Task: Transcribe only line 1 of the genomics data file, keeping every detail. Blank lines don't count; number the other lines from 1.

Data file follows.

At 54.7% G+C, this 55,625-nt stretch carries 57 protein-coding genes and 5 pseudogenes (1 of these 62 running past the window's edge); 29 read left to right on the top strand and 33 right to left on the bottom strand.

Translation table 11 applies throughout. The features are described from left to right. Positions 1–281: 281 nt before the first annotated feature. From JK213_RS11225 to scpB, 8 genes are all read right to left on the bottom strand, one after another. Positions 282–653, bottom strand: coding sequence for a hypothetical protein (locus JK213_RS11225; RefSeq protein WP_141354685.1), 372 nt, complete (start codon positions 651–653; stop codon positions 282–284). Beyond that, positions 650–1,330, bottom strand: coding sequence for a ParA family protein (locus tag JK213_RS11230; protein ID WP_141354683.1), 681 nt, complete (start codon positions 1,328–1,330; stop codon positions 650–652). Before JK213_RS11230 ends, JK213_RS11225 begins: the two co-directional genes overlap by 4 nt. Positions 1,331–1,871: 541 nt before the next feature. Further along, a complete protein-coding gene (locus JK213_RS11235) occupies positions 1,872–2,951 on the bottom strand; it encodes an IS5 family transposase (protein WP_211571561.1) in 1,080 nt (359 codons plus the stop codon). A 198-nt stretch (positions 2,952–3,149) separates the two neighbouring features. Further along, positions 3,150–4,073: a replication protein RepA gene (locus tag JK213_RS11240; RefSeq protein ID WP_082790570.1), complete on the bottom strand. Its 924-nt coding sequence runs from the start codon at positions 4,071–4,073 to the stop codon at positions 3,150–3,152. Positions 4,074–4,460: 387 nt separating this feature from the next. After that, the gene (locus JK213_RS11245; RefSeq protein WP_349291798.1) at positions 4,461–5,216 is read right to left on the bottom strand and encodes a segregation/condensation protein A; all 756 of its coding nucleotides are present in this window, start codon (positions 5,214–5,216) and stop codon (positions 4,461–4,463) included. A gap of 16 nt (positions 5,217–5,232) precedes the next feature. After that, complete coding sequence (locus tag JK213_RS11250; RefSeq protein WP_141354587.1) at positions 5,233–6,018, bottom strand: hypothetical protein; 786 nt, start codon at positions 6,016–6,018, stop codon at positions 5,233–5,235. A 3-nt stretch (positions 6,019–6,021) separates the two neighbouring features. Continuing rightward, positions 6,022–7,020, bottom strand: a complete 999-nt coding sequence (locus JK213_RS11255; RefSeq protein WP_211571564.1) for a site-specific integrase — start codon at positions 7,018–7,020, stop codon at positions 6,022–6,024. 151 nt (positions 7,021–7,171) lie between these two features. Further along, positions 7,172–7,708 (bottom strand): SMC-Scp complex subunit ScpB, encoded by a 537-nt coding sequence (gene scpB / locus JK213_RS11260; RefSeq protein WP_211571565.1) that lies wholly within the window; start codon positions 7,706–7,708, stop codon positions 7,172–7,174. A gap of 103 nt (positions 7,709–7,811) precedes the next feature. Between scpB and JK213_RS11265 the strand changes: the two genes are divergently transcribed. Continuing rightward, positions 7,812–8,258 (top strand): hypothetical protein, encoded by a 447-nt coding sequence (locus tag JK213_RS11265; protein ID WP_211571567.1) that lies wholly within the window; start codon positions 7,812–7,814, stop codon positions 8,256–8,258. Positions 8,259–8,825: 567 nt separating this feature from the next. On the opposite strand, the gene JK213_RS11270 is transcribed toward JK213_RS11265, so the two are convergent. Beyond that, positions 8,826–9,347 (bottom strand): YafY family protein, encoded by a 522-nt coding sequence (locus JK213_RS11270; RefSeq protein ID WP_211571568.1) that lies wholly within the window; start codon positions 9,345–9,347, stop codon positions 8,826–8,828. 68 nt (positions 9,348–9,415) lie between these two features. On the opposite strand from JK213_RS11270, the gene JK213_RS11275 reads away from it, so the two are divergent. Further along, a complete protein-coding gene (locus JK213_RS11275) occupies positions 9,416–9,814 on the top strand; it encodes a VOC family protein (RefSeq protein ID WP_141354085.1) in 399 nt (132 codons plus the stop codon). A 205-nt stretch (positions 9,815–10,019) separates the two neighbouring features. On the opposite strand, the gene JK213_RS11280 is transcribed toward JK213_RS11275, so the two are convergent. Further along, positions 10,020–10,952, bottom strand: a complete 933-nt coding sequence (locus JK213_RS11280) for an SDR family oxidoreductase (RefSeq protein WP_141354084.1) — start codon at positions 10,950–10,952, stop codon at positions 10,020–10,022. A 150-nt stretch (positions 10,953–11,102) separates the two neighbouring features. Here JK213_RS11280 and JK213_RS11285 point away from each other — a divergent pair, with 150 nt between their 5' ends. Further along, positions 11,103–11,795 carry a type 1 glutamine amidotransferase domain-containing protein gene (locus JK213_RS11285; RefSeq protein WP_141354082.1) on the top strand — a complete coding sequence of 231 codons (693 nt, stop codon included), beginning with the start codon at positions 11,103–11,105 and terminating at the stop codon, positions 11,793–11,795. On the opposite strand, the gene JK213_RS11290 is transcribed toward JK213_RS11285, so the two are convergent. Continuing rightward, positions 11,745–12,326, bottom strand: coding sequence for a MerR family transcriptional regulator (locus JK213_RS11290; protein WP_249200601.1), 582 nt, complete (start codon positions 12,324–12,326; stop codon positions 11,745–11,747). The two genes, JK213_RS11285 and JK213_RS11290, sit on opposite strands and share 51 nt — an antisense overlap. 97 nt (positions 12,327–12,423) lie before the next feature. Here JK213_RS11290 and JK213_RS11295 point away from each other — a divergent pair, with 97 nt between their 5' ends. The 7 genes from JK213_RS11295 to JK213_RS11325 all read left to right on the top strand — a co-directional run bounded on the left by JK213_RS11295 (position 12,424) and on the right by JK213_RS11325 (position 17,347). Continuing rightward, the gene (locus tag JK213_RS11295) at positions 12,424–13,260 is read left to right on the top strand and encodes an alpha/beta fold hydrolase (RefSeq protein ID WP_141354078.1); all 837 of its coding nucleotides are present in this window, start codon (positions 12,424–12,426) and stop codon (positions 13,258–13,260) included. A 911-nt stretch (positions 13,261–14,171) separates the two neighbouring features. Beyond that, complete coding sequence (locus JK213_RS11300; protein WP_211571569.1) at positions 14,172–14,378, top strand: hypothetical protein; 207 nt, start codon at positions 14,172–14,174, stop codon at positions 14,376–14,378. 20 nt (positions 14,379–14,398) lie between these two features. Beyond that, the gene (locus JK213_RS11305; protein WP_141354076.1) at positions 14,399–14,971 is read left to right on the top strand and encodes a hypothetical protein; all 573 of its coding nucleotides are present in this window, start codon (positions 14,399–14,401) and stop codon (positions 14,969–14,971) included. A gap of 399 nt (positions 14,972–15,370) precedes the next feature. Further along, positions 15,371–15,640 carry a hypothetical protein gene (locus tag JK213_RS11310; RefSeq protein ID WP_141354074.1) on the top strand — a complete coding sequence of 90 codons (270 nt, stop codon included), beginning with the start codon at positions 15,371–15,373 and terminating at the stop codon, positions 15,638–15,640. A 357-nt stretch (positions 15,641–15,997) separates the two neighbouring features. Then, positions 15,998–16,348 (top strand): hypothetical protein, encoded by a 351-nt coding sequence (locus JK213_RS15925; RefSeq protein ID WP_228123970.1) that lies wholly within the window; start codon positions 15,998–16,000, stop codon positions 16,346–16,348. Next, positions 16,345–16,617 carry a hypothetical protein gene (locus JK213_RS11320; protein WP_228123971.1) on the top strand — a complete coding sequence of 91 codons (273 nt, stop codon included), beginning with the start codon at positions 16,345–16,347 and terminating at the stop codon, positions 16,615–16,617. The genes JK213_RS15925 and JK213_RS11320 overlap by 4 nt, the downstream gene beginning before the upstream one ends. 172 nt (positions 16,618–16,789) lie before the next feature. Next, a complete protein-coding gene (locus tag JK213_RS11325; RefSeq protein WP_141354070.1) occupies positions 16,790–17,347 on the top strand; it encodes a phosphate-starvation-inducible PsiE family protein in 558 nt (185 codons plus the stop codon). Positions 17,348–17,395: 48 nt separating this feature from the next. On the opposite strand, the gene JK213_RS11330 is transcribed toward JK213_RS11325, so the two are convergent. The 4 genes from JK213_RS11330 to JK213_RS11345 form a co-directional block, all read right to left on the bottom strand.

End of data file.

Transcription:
At 54.7% G+C, this 55,625-nt stretch carries 57 protein-coding genes and 5 pseudogenes (1 of these 62 running past the window's edge); 29 read left to right on the top strand and 33 right to left on the bottom strand.